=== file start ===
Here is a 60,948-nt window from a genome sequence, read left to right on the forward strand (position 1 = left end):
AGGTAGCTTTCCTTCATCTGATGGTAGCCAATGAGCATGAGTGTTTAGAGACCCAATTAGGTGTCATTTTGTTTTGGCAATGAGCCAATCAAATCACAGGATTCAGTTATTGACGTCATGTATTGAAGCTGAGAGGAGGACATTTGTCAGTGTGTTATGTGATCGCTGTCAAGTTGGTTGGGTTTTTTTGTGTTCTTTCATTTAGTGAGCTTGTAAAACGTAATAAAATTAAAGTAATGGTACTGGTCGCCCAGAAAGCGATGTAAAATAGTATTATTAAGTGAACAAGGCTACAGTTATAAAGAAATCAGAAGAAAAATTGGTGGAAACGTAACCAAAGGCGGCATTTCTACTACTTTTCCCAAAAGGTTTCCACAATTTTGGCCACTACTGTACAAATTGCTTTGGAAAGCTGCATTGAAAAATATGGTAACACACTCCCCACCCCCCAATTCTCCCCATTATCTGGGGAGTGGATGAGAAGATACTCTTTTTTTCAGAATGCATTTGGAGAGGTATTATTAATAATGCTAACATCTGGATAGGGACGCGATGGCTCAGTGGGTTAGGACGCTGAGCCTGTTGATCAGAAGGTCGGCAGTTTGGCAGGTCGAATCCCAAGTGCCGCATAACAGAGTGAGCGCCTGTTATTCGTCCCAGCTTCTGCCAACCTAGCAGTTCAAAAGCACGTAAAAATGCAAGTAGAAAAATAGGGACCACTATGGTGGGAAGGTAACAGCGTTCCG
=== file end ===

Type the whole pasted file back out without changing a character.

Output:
Here is a 60,948-nt window from a genome sequence, read left to right on the forward strand (position 1 = left end):
AGGTAGCTTTCCTTCATCTGATGGTAGCCAATGAGCATGAGTGTTTAGAGACCCAATTAGGTGTCATTTTGTTTTGGCAATGAGCCAATCAAATCACAGGATTCAGTTATTGACGTCATGTATTGAAGCTGAGAGGAGGACATTTGTCAGTGTGTTATGTGATCGCTGTCAAGTTGGTTGGGTTTTTTTGTGTTCTTTCATTTAGTGAGCTTGTAAAACGTAATAAAATTAAAGTAATGGTACTGGTCGCCCAGAAAGCGATGTAAAATAGTATTATTAAGTGAACAAGGCTACAGTTATAAAGAAATCAGAAGAAAAATTGGTGGAAACGTAACCAAAGGCGGCATTTCTACTACTTTTCCCAAAAGGTTTCCACAATTTTGGCCACTACTGTACAAATTGCTTTGGAAAGCTGCATTGAAAAATATGGTAACACACTCCCCACCCCCCAATTCTCCCCATTATCTGGGGAGTGGATGAGAAGATACTCTTTTTTTCAGAATGCATTTGGAGAGGTATTATTAATAATGCTAACATCTGGATAGGGACGCGATGGCTCAGTGGGTTAGGACGCTGAGCCTGTTGATCAGAAGGTCGGCAGTTTGGCAGGTCGAATCCCAAGTGCCGCATAACAGAGTGAGCGCCTGTTATTCGTCCCAGCTTCTGCCAACCTAGCAGTTCAAAAGCACGTAAAAATGCAAGTAGAAAAATAGGGACCACTATGGTGGGAAGGTAACAGCGTTCCG